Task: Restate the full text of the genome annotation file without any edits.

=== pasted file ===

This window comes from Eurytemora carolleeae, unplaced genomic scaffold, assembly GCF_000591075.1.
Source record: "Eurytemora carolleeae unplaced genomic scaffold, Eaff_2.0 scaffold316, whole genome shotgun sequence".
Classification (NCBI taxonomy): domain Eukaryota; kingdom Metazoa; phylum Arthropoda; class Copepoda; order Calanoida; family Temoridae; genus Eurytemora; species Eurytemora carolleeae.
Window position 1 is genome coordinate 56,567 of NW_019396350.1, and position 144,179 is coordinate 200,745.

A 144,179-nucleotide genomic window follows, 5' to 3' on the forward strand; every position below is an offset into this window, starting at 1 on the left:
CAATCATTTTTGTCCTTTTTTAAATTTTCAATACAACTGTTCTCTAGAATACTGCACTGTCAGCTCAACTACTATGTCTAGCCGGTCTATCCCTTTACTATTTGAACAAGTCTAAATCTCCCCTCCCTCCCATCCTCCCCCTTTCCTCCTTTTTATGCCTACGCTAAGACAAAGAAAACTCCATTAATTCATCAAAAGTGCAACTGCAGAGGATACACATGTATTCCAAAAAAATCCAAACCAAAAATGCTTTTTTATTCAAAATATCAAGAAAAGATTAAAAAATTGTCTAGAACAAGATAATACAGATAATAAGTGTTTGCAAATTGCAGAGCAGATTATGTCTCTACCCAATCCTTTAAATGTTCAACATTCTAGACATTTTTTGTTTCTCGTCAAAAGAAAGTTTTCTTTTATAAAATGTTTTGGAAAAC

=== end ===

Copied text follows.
This window comes from Eurytemora carolleeae, unplaced genomic scaffold, assembly GCF_000591075.1.
Source record: "Eurytemora carolleeae unplaced genomic scaffold, Eaff_2.0 scaffold316, whole genome shotgun sequence".
Classification (NCBI taxonomy): domain Eukaryota; kingdom Metazoa; phylum Arthropoda; class Copepoda; order Calanoida; family Temoridae; genus Eurytemora; species Eurytemora carolleeae.
Window position 1 is genome coordinate 56,567 of NW_019396350.1, and position 144,179 is coordinate 200,745.

A 144,179-nucleotide genomic window follows, 5' to 3' on the forward strand; every position below is an offset into this window, starting at 1 on the left:
CAATCATTTTTGTCCTTTTTTAAATTTTCAATACAACTGTTCTCTAGAATACTGCACTGTCAGCTCAACTACTATGTCTAGCCGGTCTATCCCTTTACTATTTGAACAAGTCTAAATCTCCCCTCCCTCCCATCCTCCCCCTTTCCTCCTTTTTATGCCTACGCTAAGACAAAGAAAACTCCATTAATTCATCAAAAGTGCAACTGCAGAGGATACACATGTATTCCAAAAAAATCCAAACCAAAAATGCTTTTTTATTCAAAATATCAAGAAAAGATTAAAAAATTGTCTAGAACAAGATAATACAGATAATAAGTGTTTGCAAATTGCAGAGCAGATTATGTCTCTACCCAATCCTTTAAATGTTCAACATTCTAGACATTTTTTGTTTCTCGTCAAAAGAAAGTTTTCTTTTATAAAATGTTTTGGAAAAC